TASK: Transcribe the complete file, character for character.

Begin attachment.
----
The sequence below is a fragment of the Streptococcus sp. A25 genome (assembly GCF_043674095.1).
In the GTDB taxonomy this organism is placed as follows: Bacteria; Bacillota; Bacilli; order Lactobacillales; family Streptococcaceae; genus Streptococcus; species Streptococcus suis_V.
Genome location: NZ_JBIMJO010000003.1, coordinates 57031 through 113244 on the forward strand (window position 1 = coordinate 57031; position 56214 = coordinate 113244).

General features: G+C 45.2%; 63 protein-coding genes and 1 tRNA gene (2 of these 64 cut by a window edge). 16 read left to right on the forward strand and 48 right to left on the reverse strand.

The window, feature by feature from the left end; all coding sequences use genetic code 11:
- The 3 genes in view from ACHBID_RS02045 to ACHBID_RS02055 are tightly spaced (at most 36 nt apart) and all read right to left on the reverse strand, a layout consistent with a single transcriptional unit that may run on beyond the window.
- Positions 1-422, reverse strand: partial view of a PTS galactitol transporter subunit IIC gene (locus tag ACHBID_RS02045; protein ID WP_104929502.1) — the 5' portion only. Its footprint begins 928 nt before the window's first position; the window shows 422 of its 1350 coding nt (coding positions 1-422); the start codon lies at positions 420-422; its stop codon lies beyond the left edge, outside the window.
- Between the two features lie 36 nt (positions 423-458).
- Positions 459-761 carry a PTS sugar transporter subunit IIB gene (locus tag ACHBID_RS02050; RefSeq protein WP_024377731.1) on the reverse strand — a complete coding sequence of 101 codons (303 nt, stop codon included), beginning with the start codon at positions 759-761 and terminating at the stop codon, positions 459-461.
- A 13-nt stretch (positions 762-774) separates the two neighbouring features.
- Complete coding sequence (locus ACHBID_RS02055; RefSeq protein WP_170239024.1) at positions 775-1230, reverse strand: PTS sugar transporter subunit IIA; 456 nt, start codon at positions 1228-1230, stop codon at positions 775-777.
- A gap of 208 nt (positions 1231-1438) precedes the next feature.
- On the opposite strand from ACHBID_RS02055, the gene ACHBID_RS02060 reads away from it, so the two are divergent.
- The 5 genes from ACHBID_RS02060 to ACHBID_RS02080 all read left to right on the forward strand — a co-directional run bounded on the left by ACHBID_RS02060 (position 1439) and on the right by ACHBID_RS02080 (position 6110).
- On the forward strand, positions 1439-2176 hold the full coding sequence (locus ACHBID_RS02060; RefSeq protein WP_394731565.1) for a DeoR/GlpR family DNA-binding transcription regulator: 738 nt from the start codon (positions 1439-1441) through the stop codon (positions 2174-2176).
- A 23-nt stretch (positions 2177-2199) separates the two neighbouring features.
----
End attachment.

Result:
The sequence below is a fragment of the Streptococcus sp. A25 genome (assembly GCF_043674095.1).
In the GTDB taxonomy this organism is placed as follows: Bacteria; Bacillota; Bacilli; order Lactobacillales; family Streptococcaceae; genus Streptococcus; species Streptococcus suis_V.
Genome location: NZ_JBIMJO010000003.1, coordinates 57031 through 113244 on the forward strand (window position 1 = coordinate 57031; position 56214 = coordinate 113244).

General features: G+C 45.2%; 63 protein-coding genes and 1 tRNA gene (2 of these 64 cut by a window edge). 16 read left to right on the forward strand and 48 right to left on the reverse strand.

The window, feature by feature from the left end; all coding sequences use genetic code 11:
- The 3 genes in view from ACHBID_RS02045 to ACHBID_RS02055 are tightly spaced (at most 36 nt apart) and all read right to left on the reverse strand, a layout consistent with a single transcriptional unit that may run on beyond the window.
- Positions 1-422, reverse strand: partial view of a PTS galactitol transporter subunit IIC gene (locus tag ACHBID_RS02045; protein ID WP_104929502.1) — the 5' portion only. Its footprint begins 928 nt before the window's first position; the window shows 422 of its 1350 coding nt (coding positions 1-422); the start codon lies at positions 420-422; its stop codon lies beyond the left edge, outside the window.
- Between the two features lie 36 nt (positions 423-458).
- Positions 459-761 carry a PTS sugar transporter subunit IIB gene (locus tag ACHBID_RS02050; RefSeq protein WP_024377731.1) on the reverse strand — a complete coding sequence of 101 codons (303 nt, stop codon included), beginning with the start codon at positions 759-761 and terminating at the stop codon, positions 459-461.
- A 13-nt stretch (positions 762-774) separates the two neighbouring features.
- Complete coding sequence (locus ACHBID_RS02055; RefSeq protein WP_170239024.1) at positions 775-1230, reverse strand: PTS sugar transporter subunit IIA; 456 nt, start codon at positions 1228-1230, stop codon at positions 775-777.
- A gap of 208 nt (positions 1231-1438) precedes the next feature.
- On the opposite strand from ACHBID_RS02055, the gene ACHBID_RS02060 reads away from it, so the two are divergent.
- The 5 genes from ACHBID_RS02060 to ACHBID_RS02080 all read left to right on the forward strand — a co-directional run bounded on the left by ACHBID_RS02060 (position 1439) and on the right by ACHBID_RS02080 (position 6110).
- On the forward strand, positions 1439-2176 hold the full coding sequence (locus ACHBID_RS02060; RefSeq protein WP_394731565.1) for a DeoR/GlpR family DNA-binding transcription regulator: 738 nt from the start codon (positions 1439-1441) through the stop codon (positions 2174-2176).
- A 23-nt stretch (positions 2177-2199) separates the two neighbouring features.